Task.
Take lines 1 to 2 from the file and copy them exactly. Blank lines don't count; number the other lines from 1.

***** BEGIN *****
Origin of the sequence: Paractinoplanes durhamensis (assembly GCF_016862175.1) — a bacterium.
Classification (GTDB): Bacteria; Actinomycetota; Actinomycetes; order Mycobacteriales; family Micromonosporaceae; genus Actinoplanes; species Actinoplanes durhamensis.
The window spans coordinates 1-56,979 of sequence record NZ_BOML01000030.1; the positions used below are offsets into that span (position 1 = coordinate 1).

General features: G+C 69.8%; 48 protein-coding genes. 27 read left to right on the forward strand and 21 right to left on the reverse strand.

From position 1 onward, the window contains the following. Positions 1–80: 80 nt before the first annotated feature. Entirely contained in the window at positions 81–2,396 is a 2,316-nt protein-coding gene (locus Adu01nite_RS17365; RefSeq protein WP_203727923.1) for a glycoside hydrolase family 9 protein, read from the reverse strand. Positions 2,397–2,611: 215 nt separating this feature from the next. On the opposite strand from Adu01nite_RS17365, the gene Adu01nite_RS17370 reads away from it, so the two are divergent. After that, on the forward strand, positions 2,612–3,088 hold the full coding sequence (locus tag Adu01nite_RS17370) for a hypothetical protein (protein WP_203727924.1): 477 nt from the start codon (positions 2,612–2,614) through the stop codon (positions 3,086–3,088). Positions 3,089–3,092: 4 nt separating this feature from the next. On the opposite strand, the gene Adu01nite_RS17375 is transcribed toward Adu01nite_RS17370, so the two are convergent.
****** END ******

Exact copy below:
Origin of the sequence: Paractinoplanes durhamensis (assembly GCF_016862175.1) — a bacterium.
Classification (GTDB): Bacteria; Actinomycetota; Actinomycetes; order Mycobacteriales; family Micromonosporaceae; genus Actinoplanes; species Actinoplanes durhamensis.